Prospect Creek 1

Hi everyone at Prospect Creek State School! I hope Term 4 is going really well.

I have been busy sorting the trap samples I picked up when Alana and I visited you in October – thanks again for letting us visit your beautiful school!

This is what the first sample looked like when I poured it into a sorting tray:

My first step was to sort out ALL the ladybugs… of which there were A LOT!

This species, which was in your trap in the hundreds, is called Micraspis frenata, the striped ladybird beetle.

Here’s a picture of one alive, from the Brisbane Insects website – you can read more about them here.

As well as all the ladybird beetles, there were some other cool beetles in the sample also.

The one with the long snout is called a weevil!

There were also LOTS of different wasps – as well as several species of the wasps that I study (hopefully we find a new species!), there were tiny little parasitic wasps, some big spider-hunting wasps called pompilid wasps, and everything in between!

Lots of pompilid spider-hunting wasps, plus the big one in the top left corner is a wasp from the family called Sphecidae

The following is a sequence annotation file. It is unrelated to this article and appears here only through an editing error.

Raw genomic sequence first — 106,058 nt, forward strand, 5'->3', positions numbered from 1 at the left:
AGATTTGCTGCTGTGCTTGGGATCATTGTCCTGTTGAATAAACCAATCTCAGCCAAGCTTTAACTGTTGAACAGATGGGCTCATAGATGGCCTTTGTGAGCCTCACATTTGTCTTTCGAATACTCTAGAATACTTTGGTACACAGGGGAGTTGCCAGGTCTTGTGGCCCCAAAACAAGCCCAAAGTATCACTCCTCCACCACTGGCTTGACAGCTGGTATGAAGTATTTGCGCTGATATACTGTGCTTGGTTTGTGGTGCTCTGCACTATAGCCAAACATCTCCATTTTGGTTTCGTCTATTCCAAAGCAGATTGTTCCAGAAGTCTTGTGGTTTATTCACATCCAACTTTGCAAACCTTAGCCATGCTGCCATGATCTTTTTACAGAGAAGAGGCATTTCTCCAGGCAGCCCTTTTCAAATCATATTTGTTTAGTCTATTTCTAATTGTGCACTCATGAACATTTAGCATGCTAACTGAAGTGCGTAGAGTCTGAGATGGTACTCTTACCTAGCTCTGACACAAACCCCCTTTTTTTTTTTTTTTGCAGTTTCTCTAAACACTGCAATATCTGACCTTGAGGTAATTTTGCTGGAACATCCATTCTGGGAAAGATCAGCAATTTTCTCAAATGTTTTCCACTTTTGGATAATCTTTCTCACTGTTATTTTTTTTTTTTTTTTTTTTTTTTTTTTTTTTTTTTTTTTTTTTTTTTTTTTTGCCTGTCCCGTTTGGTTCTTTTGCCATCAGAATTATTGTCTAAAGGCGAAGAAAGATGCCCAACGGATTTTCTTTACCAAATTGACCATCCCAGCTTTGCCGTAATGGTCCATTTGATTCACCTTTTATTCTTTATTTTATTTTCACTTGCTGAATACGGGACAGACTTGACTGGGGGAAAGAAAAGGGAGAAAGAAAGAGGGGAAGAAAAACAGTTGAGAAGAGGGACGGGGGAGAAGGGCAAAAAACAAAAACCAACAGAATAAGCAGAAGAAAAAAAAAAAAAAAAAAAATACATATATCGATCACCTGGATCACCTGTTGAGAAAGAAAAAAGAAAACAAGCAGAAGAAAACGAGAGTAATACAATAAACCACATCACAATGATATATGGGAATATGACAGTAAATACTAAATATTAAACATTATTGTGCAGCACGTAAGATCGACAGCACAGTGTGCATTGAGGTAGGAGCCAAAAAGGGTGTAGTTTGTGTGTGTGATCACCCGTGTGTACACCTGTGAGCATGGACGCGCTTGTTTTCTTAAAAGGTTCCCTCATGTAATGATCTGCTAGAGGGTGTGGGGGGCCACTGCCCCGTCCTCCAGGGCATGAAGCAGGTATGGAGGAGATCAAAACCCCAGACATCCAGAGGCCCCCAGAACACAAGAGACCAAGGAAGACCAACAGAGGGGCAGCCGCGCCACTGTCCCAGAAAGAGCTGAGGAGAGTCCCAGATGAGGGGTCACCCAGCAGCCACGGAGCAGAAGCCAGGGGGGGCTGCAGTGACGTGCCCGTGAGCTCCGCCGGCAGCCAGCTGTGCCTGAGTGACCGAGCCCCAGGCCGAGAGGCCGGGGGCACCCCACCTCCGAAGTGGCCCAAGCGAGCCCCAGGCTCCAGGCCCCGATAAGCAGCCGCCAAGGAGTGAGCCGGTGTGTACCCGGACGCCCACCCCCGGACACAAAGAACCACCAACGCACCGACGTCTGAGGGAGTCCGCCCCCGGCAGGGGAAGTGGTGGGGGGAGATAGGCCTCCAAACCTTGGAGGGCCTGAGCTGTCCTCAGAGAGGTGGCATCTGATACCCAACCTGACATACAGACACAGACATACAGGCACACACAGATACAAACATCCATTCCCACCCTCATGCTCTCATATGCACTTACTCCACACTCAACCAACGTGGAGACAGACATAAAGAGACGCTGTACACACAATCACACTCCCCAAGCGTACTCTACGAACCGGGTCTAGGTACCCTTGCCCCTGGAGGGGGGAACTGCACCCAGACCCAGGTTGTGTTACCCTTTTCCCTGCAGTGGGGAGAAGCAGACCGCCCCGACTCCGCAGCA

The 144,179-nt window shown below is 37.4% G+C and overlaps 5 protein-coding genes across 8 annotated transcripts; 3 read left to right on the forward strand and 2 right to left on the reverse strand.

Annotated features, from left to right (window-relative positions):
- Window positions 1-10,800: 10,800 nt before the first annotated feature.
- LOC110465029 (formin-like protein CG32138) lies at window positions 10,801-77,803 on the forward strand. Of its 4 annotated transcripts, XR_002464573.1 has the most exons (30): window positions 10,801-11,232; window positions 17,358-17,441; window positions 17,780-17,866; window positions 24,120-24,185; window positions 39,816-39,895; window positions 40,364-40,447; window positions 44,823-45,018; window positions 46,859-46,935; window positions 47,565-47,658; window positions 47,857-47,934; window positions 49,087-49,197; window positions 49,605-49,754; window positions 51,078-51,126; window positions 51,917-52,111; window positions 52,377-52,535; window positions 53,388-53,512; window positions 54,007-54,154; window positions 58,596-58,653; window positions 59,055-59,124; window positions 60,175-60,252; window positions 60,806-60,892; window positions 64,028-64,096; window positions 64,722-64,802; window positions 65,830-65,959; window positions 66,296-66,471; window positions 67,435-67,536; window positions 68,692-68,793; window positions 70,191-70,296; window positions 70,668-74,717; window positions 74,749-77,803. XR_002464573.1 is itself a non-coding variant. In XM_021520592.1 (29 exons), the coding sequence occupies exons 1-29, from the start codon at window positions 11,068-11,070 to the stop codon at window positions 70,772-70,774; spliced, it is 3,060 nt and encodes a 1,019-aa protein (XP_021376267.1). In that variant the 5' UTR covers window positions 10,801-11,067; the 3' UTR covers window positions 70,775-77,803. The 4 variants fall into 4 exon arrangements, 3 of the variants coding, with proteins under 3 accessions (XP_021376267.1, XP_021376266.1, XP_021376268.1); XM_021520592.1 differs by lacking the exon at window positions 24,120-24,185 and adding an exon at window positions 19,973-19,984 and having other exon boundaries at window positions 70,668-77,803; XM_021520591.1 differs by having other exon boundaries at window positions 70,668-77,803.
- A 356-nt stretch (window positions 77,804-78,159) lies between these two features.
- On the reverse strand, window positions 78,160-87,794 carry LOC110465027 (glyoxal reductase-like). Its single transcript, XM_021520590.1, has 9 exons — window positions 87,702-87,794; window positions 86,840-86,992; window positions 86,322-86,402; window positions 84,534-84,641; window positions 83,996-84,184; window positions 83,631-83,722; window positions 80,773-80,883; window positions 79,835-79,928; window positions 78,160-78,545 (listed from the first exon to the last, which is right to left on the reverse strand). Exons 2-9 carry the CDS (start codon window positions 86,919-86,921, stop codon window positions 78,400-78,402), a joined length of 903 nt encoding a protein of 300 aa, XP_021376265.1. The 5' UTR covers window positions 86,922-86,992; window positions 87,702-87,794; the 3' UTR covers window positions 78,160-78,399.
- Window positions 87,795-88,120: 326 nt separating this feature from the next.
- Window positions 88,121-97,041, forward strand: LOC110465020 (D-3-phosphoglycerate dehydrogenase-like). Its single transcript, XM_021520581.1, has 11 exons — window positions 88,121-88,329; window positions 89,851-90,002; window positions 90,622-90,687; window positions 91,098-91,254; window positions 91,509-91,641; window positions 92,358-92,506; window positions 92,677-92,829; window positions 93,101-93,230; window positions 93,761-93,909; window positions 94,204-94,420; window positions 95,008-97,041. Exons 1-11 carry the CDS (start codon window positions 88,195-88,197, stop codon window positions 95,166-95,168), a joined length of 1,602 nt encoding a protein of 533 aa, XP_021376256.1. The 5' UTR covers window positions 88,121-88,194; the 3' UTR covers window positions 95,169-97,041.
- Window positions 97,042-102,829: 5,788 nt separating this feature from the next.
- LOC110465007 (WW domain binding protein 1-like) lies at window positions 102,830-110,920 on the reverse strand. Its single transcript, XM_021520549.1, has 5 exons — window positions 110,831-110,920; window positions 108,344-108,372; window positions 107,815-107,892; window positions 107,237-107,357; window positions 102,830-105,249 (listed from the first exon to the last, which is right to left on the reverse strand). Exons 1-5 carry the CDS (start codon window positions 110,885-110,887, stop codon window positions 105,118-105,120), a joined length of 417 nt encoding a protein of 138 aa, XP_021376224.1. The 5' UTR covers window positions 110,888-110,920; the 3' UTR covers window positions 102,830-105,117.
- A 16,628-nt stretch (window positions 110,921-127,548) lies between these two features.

Look at all the different wasps!

The wasp in the red circle above is called a bethylid wasp, from the family Bethylidae. It is flattened (can you see it’s a bit flat looking, especially the head and thorax?) and has really strong chunky front legs? Can you think of any reasons why it might be flat and have big strong front legs?

These wasps are parasitoids of beetle and moth larvae, which are often hidden under bark or between leaf litter, so being flat might help the bethlyid wasps squeeze into tight spaces to find their hosts (the larvae they want to lay their eggs on, for their babies to eat when they hatch). The strong front legs might be for grabbing hold of the beetle or moth larvae and holding them still whilst they lay their eggs on them, for moving the hosts around, and and for being able to push leaves and bark out the way whilst they’re searching for the larvae.

There were five specimens of Microgastrinae, the group of wasps I work on, in the trap! These are wasps that attack caterpillars, and lay their eggs in them. The baby wasps hatch out inside the caterpillars (baby wasps look like little wriggling whit maggots) and then eat the caterpillar from the inside out!

I will look more closely at these wasp specimens and see if we can identify what species they are!

Looking forward to sorting your next trap – comment below with any questions you might have and I’ll do my best to answer them!